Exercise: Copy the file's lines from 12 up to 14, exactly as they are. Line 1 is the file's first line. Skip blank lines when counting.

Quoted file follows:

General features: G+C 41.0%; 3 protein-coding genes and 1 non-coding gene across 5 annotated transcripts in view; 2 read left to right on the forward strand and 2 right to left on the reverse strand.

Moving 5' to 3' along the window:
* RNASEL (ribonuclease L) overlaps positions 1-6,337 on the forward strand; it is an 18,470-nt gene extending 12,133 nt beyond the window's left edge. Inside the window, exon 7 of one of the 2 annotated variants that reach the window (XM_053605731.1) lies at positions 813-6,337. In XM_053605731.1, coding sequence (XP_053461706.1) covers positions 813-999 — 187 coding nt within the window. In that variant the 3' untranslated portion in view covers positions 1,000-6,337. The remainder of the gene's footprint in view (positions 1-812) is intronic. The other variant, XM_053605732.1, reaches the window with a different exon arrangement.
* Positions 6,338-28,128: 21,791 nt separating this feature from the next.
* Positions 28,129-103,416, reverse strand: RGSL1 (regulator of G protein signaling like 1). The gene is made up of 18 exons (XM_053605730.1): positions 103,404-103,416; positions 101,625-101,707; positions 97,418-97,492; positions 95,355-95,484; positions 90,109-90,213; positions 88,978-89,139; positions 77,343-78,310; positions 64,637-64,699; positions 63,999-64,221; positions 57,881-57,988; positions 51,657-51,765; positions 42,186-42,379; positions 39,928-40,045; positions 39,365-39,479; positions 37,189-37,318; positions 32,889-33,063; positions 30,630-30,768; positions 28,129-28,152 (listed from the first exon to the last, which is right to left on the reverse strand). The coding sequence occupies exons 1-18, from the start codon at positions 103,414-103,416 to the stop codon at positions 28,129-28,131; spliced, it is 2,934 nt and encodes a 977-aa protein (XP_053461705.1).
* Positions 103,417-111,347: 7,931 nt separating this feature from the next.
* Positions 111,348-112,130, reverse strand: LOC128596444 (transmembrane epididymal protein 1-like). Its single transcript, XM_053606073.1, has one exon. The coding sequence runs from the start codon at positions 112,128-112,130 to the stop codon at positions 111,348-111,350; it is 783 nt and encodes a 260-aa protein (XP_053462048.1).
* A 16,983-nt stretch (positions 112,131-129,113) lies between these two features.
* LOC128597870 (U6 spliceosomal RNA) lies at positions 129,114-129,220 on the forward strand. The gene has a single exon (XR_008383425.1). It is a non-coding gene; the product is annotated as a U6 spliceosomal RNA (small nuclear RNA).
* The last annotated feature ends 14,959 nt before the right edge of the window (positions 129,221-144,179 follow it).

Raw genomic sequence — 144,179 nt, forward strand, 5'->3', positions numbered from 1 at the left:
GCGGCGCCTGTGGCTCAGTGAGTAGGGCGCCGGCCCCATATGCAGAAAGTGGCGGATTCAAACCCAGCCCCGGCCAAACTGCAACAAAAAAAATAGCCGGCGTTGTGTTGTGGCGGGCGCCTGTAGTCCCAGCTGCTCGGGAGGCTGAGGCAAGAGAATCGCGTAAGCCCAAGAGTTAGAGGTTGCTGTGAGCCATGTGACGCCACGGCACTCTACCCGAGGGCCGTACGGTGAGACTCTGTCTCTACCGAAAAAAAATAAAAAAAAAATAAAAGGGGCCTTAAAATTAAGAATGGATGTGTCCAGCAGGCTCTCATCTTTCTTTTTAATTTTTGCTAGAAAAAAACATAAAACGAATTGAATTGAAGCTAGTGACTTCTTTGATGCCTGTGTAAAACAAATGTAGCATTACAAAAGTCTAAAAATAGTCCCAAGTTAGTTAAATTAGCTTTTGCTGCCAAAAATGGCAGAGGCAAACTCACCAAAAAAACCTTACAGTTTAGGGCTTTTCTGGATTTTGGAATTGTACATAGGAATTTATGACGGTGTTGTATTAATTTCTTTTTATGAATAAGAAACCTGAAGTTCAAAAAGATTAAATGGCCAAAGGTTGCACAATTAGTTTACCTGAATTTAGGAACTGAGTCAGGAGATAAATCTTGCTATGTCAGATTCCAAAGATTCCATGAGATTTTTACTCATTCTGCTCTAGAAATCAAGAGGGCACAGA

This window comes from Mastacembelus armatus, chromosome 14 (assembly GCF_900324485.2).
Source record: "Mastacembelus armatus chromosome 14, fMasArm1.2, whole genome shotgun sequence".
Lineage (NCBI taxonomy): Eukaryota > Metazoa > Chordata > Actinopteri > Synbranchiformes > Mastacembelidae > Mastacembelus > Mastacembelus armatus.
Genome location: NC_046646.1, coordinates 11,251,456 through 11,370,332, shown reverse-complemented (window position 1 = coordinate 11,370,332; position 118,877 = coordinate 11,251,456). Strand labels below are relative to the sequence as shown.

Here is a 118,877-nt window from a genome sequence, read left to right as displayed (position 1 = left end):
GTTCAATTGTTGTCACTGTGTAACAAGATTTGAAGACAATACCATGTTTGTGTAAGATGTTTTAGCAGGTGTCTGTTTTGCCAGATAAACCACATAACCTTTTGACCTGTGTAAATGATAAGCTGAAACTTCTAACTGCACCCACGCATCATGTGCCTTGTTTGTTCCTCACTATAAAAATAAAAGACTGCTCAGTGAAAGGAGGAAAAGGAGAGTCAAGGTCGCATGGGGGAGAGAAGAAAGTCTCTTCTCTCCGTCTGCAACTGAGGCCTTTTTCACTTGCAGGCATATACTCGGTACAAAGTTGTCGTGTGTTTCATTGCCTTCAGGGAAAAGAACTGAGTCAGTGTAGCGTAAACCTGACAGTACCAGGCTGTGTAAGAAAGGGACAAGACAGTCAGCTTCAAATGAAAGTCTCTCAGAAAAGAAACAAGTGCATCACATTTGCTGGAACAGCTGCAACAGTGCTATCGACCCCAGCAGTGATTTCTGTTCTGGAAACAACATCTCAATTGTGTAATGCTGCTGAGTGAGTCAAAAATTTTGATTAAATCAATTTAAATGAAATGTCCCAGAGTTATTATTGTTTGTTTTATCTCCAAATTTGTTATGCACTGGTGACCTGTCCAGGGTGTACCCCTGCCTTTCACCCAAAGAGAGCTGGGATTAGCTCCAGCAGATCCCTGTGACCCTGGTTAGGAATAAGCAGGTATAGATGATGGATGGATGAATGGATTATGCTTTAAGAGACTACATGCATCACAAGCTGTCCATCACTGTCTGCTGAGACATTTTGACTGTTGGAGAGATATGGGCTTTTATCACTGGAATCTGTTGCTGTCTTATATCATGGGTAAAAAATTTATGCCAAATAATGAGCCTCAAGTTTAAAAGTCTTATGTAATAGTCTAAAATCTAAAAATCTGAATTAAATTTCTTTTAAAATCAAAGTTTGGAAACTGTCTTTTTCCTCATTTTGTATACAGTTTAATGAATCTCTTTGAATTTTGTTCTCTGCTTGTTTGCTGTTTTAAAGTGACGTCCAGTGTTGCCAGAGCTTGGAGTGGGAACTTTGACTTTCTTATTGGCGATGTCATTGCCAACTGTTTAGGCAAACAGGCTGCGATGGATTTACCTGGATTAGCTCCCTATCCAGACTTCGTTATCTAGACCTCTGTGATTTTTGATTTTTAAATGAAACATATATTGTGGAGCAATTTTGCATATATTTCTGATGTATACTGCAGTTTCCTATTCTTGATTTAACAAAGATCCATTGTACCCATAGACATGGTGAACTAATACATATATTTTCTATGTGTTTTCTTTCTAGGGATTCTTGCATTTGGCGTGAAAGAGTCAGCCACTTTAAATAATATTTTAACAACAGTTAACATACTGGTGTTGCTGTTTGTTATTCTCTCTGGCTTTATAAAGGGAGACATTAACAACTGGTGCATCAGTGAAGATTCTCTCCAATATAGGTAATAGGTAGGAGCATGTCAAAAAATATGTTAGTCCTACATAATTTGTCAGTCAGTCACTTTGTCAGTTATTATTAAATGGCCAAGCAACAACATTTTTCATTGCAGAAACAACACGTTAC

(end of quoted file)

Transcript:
GCGGCGCCTGTGGCTCAGTGAGTAGGGCGCCGGCCCCATATGCAGAAAGTGGCGGATTCAAACCCAGCCCCGGCCAAACTGCAACAAAAAAAATAGCCGGCGTTGTGTTGTGGCGGGCGCCTGTAGTCCCAGCTGCTCGGGAGGCTGAGGCAAGAGAATCGCGTAAGCCCAAGAGTTAGAGGTTGCTGTGAGCCATGTGACGCCACGGCACTCTACCCGAGGGCCGTACGGTGAGACTCTGTCTCTACCGAAAAAAAATAAAAAAAAAATAAAAGGGGCCTTAAAATTAAGAATGGATGTGTCCAGCAGGCTCTCATCTTTCTTTTTAATTTTTGCTAGAAAAAAACATAAAACGAATTGAATTGAAGCTAGTGACTTCTTTGATGCCTGTGTAAAACAAATGTAGCATTACAAAAGTCTAAAAATAGTCCCAAGTTAGTTAAATTAGCTTTTGCTGCCAAAAATGGCAGAGGCAAACTCACCAAAAAAACCTTACAGTTTAGGGCTTTTCTGGATTTTGGAATTGTACATAGGAATTTATGACGGTGTTGTATTAATTTCTTTTTATGAATAAGAAACCTGAAGTTCAAAAAGATTAAATGGCCAAAGGTTGCACAATTAGTTTACCTGAATTTAGGAACTGAGTCAGGAGATAAATCTTGCTATGTCAGATTCCAAAGATTCCATGAGATTTTTACTCATTCTGCTCTAGAAATCAAGAGGGCACAGA

This window comes from Mastacembelus armatus, chromosome 14 (assembly GCF_900324485.2).
Source record: "Mastacembelus armatus chromosome 14, fMasArm1.2, whole genome shotgun sequence".